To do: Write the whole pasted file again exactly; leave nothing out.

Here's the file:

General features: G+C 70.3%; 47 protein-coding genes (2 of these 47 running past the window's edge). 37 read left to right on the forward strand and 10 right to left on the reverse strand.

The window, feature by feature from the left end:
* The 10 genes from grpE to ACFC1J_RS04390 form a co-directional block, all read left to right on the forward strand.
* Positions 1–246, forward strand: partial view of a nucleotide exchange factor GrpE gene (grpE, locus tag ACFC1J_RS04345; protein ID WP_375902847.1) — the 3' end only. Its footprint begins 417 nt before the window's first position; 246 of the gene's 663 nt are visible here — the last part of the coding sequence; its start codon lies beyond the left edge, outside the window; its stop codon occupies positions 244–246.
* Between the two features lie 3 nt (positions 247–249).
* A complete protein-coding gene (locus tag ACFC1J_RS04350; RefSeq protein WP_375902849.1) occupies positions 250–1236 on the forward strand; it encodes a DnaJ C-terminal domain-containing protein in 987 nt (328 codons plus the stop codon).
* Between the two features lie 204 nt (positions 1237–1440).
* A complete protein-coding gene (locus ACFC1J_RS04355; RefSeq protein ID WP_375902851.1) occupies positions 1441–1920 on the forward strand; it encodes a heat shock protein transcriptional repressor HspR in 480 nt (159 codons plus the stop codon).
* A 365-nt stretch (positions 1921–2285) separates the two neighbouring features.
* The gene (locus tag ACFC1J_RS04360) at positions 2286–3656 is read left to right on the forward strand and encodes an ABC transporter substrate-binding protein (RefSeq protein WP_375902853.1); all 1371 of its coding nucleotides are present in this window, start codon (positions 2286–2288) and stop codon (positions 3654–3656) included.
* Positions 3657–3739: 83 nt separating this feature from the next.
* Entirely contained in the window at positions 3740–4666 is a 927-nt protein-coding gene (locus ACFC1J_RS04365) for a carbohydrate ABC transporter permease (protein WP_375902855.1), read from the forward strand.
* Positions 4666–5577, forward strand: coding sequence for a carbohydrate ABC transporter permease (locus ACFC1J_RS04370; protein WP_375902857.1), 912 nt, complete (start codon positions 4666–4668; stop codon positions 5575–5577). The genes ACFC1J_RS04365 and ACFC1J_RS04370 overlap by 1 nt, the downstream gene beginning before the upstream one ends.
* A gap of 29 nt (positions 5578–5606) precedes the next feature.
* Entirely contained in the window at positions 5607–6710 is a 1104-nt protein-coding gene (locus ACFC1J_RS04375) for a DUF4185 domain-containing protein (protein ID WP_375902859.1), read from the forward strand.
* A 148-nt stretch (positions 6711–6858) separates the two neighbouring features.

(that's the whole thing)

General features: G+C 70.3%; 47 protein-coding genes (2 of these 47 running past the window's edge). 37 read left to right on the forward strand and 10 right to left on the reverse strand.

The window, feature by feature from the left end:
* The 10 genes from grpE to ACFC1J_RS04390 form a co-directional block, all read left to right on the forward strand.
* Positions 1–246, forward strand: partial view of a nucleotide exchange factor GrpE gene (grpE, locus tag ACFC1J_RS04345; protein ID WP_375902847.1) — the 3' end only. Its footprint begins 417 nt before the window's first position; 246 of the gene's 663 nt are visible here — the last part of the coding sequence; its start codon lies beyond the left edge, outside the window; its stop codon occupies positions 244–246.
* Between the two features lie 3 nt (positions 247–249).
* A complete protein-coding gene (locus tag ACFC1J_RS04350; RefSeq protein WP_375902849.1) occupies positions 250–1236 on the forward strand; it encodes a DnaJ C-terminal domain-containing protein in 987 nt (328 codons plus the stop codon).
* Between the two features lie 204 nt (positions 1237–1440).
* A complete protein-coding gene (locus ACFC1J_RS04355; RefSeq protein ID WP_375902851.1) occupies positions 1441–1920 on the forward strand; it encodes a heat shock protein transcriptional repressor HspR in 480 nt (159 codons plus the stop codon).
* A 365-nt stretch (positions 1921–2285) separates the two neighbouring features.
* The gene (locus tag ACFC1J_RS04360) at positions 2286–3656 is read left to right on the forward strand and encodes an ABC transporter substrate-binding protein (RefSeq protein WP_375902853.1); all 1371 of its coding nucleotides are present in this window, start codon (positions 2286–2288) and stop codon (positions 3654–3656) included.
* Positions 3657–3739: 83 nt separating this feature from the next.
* Entirely contained in the window at positions 3740–4666 is a 927-nt protein-coding gene (locus ACFC1J_RS04365) for a carbohydrate ABC transporter permease (protein WP_375902855.1), read from the forward strand.
* Positions 4666–5577, forward strand: coding sequence for a carbohydrate ABC transporter permease (locus ACFC1J_RS04370; protein WP_375902857.1), 912 nt, complete (start codon positions 4666–4668; stop codon positions 5575–5577). The genes ACFC1J_RS04365 and ACFC1J_RS04370 overlap by 1 nt, the downstream gene beginning before the upstream one ends.
* A gap of 29 nt (positions 5578–5606) precedes the next feature.
* Entirely contained in the window at positions 5607–6710 is a 1104-nt protein-coding gene (locus ACFC1J_RS04375) for a DUF4185 domain-containing protein (protein ID WP_375902859.1), read from the forward strand.
* A 148-nt stretch (positions 6711–6858) separates the two neighbouring features.